It was always going to be a strange experience, returning to the country I’m from after having spent more than half my life living outside of it. Moving back to Melbourne, Australia, every day brings an odd mix of startling familiarity, discomfort and discovery.Read More
We had just arrived in Jodhpur after a long day of travel, and we were enjoying a meal at our homestay over looking the city’s magnificent fort, when the manager requested us to come downstairs. Expecting some sort of issue with our booking, my husband went down to see what the problem was. “What was that about?” I asked when he came back up a few minutes later. “We've been asked to be extras in a Bollywood film”.Read More
Flying from the south to the north of India, we have traded luscious palm and banana trees for arid desert, rice for wheat, tranquil silence for incessant noise, sweltering humid heat for dry days and chilly nights, a tropical paradise for an Arabian nights-esque adventure complete with camels and royalty.Read More
Ever since my husband and I set the wheels in motion to move from France to Australia, an extended “transition trip” to India was always part of the package. This vast, diverse country has long enticed us with its colours, culture and cuisine, and seemed to us to be the perfect place...Read More
The dead bodies are appearing more frequently these days. On the side of the road, under trees, in puddles after a shower of rain. Lying on their plump bellies, eyes bulging but unseeing. Blue-green marks on their heads, wings shimmering.Read More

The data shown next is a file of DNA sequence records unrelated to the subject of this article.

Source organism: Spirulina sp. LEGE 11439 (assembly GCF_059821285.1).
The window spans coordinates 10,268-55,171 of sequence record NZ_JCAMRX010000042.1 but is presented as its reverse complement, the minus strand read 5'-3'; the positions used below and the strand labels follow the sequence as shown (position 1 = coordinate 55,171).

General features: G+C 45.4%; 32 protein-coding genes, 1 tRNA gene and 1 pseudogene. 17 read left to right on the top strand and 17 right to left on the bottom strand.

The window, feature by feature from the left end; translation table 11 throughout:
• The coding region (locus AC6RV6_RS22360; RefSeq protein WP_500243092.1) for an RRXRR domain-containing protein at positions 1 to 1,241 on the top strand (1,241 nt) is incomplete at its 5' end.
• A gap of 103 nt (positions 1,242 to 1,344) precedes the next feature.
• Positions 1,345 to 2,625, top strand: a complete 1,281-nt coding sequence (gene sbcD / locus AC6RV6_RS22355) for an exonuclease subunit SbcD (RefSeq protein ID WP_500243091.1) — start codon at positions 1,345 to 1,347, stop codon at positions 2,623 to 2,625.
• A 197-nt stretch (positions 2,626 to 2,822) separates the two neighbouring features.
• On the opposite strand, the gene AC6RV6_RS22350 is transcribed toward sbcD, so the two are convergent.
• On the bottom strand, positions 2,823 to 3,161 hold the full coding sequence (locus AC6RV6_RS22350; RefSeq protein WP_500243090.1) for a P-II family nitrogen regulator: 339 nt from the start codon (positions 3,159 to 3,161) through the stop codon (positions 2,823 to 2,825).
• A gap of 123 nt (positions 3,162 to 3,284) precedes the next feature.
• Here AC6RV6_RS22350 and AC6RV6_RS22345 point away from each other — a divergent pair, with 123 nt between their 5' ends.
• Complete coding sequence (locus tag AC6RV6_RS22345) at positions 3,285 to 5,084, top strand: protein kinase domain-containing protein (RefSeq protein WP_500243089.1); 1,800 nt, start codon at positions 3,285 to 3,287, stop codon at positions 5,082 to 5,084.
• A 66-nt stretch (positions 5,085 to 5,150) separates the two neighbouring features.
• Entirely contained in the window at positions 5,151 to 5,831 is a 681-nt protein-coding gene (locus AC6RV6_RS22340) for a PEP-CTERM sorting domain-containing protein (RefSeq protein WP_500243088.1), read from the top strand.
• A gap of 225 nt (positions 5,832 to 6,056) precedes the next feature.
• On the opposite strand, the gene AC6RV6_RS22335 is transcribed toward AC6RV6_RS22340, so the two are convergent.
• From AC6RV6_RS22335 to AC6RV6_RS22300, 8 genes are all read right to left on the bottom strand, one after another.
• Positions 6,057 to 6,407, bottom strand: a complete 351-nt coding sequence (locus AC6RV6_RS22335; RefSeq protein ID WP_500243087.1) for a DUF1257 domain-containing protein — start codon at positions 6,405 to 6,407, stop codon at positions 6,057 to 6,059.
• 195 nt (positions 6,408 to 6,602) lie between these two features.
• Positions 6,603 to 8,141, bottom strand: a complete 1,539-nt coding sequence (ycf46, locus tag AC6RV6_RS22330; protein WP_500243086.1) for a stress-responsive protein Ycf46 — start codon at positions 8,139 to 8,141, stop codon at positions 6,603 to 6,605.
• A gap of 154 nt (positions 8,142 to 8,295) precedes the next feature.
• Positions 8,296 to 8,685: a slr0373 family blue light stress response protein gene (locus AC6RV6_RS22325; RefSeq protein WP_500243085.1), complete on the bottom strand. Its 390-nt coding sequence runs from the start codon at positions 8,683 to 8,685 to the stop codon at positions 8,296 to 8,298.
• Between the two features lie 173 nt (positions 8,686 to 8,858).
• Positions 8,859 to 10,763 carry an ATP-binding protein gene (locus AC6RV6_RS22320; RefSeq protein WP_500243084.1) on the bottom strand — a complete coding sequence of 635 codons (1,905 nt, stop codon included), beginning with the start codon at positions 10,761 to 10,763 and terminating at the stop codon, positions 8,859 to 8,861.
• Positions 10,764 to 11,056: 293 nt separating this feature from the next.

I know some people who are addicted to big cities. They are enlivened by being in a large city like New York or London. They tell me they feel connected. I often hear the sentiment of “being able to touch the pulse of the city”. I’ve never really had such a visceral reaction to big cities. Living in London is an expensive privilege but I don’t think it is an obvious choice.Read More
Let me open on a personal note. Seven years after first arriving in France as a nervous and naïve exchange student, I officially became "naturalised" as a French citizen last month.Read More
A few weeks ago at an all-you-can-drink office party a new colleague got up to make his obligatory speech and said that when he was a foreign correspondent he saw that outside of Japan nobody speaks Japanese and nobody knows much about Japanese news.Read More
Winter in Paris has been damp, grey and generally lacklustre. After the shockwave of the November 13 attacks and COP21 in December, January and February have felt uneventful in comparison.Read More
It was fairly ridiculous. I was outstretched out alone on the sand last Friday when it struck me once again how good we have it.Read More
A mild December has arrived in Paris, but one wouldn’t know that Christmas is just around the corner. The tension from the attacks is slowly dissipating; the city is no longer crawling with policemen, the headlines are moving on, and people are taking the metro to work and going out to bars and restaurants because, at the end of the day, what else can one do?Read More
I know I wrote in my last column that winter was creeping into London. Well it has completely abandoned all pretence of gently easing into the capital and has opted more of a shock and awe tactic.Read More
It's hot in Sydney. It hit 41 celsius on the weekend. The first hot days of the summer that will be with us in a few short weeks. And I wasn't prepared. I wore jeans and a white shirt. A mistake I think.Read More
On Friday 13 November, my husband and I were on holiday in Cape Town, South Africa. At 11:30pm, just as I was setting the alarm for the next morning, an update from the Guardian popped onto phone screen. “Oh my god” I said slowly, then “ohmygodohmygodohmygod”.Read More
Autumn has decidedly descended upon Paris; daylight hours are dwindling, the parks are awash with yellow and red, and brisk mornings have Parisians frantically digging out their jackets from deep inside their shoebox apartments.Read More